Sport

High Court Ruling good for racing

No wonder jockey Tegan Harrison is wearing a smiley face after hearing news country racing prize money will boom.
No wonder jockey Tegan Harrison is wearing a smiley face after hearing news country racing prize money will boom. Rob Wright / Coffs Coast Advocate

RACING in Coffs Harbour and Bowraville is set for boom times as a result of the High Court victory in the long-running dispute over Race Fields Legislation.

Prize money for each race at TAB meetings is about to rise from $10,000 to $15,000 which alone is expected to bring a flood of new owners into the sport.

For the diehard local owners who have been helping prop up the industry, their special reward is to see a 71% rise for each non-TAB event to $6000 and a 60% increase to $8000 for SKY2 events.

In addition, lowly-paid licensed strappers and stable hands will for the first time share in the dollars by receiving 1.5% of total prize money while runners down to tenth place will be paid.

No date has yet been set for the new distribution structure and CEO of Coffs Harbour Racing Club, Russ Atkinson, said it had taken a few weeks to sink in that racing in NSW has secured a financial lifeline for the future.

"This case has been going on now for several years and the favourable outcome should have a positive impact for all participants in the short term," he said.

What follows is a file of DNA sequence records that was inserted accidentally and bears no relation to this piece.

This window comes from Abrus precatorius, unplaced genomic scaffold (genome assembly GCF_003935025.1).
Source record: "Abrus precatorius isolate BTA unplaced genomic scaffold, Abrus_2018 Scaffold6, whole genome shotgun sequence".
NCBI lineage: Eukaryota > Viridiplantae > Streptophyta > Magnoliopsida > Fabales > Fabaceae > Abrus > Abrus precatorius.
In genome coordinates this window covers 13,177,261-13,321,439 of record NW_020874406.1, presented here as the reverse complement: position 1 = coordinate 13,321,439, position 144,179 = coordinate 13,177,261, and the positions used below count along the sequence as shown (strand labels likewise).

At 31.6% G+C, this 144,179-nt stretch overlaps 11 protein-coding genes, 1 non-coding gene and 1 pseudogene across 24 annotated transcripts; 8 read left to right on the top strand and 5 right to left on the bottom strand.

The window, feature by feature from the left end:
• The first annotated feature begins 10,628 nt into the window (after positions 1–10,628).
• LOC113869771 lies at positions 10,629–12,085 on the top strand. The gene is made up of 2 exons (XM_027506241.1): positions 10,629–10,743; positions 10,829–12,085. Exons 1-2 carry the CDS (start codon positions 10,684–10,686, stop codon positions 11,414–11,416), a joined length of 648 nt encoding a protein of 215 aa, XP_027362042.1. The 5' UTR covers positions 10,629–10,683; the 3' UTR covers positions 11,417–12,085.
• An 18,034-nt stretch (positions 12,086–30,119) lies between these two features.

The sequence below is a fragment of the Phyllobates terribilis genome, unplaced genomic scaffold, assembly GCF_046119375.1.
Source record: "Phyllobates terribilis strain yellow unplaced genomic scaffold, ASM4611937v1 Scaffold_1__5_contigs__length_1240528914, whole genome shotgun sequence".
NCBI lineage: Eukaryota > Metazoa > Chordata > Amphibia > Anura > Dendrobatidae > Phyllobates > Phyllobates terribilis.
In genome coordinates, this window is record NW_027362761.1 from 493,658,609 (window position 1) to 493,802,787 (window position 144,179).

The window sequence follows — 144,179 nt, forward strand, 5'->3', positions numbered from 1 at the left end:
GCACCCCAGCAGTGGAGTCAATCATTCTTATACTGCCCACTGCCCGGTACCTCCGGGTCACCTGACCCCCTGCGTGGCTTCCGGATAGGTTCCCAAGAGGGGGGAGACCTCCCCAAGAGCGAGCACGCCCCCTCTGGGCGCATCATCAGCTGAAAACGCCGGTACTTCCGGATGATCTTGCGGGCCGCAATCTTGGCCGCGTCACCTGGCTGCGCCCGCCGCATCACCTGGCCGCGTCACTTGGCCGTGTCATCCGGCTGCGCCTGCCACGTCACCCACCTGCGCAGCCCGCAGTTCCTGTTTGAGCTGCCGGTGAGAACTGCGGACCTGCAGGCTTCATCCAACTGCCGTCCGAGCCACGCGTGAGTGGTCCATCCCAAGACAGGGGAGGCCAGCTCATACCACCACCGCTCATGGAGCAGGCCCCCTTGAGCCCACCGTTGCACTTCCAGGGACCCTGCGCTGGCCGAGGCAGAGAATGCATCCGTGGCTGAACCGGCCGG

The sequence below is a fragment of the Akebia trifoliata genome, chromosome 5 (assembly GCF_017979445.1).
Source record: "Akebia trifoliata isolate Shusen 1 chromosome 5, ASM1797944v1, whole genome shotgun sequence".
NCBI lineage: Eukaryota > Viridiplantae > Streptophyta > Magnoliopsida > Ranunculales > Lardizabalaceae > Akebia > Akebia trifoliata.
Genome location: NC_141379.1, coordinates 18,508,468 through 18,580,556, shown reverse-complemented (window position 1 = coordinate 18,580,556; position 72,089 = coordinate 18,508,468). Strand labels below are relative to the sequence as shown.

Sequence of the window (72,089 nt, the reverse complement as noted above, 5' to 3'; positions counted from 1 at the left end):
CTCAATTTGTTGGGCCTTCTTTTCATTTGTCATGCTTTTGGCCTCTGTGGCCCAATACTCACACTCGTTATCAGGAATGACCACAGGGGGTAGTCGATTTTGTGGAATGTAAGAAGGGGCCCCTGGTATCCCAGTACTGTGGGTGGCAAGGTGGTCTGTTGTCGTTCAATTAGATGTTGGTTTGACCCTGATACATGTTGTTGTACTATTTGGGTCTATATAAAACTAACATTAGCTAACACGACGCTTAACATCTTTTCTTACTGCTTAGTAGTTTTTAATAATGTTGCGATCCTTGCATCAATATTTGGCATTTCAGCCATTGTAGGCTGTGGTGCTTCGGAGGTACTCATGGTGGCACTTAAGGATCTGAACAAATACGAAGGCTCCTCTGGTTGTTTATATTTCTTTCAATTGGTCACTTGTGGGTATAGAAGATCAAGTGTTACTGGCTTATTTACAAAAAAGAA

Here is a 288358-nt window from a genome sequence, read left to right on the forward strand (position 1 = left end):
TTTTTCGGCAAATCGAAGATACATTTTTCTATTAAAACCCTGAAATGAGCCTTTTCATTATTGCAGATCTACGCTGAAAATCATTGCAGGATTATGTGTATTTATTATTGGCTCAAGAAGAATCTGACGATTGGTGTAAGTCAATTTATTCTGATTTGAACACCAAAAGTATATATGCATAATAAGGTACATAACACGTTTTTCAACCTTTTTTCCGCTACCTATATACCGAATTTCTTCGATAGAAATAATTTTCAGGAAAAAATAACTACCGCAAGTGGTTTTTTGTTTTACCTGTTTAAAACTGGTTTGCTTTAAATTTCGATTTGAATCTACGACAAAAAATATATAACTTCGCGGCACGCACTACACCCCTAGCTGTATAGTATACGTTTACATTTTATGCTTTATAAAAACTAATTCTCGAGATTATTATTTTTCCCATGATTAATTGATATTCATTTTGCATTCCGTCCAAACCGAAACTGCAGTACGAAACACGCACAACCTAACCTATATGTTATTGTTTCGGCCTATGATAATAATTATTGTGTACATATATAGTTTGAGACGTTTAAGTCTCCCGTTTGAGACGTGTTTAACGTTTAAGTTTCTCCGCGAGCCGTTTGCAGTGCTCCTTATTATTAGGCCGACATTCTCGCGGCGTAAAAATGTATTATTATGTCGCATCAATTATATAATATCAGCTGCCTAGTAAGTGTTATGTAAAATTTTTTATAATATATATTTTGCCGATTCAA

"The greater legacy will come over the next few years as the benefits filter through to all sectors of the industry.

"The increase to prize money that was immediately announced will especially be of great benefit to owners, trainers and jockeys and the promised funding for clubs such as Coffs Harbour in infrastructure improvements, will be a godsend."

Racing NSW bosses John Messara and Peter V'Landys have been in Coffs Harbour for an industry forum.

"They were able to paint a much brighter picture for racing going forward," Atkinson said.

"As a significant employer, the industry has a large footprint in every community where a racetrack resides and the ability now to develop and grow the industry should benefit those communities.

"The forum was a great opportunity for participants to ask questions of the racing officials on a range of issues from veterinary services, bookmaking, benchmarking and training and racing facilities.'

The Coffs club will race again next Saturday with a six event SKY2 program.

It's the 11th annual Camp Creek Cup race day which celebrates the community and history of the Orara Valley.

Topics:  high court of australia, race fields legislation, sky2, tab


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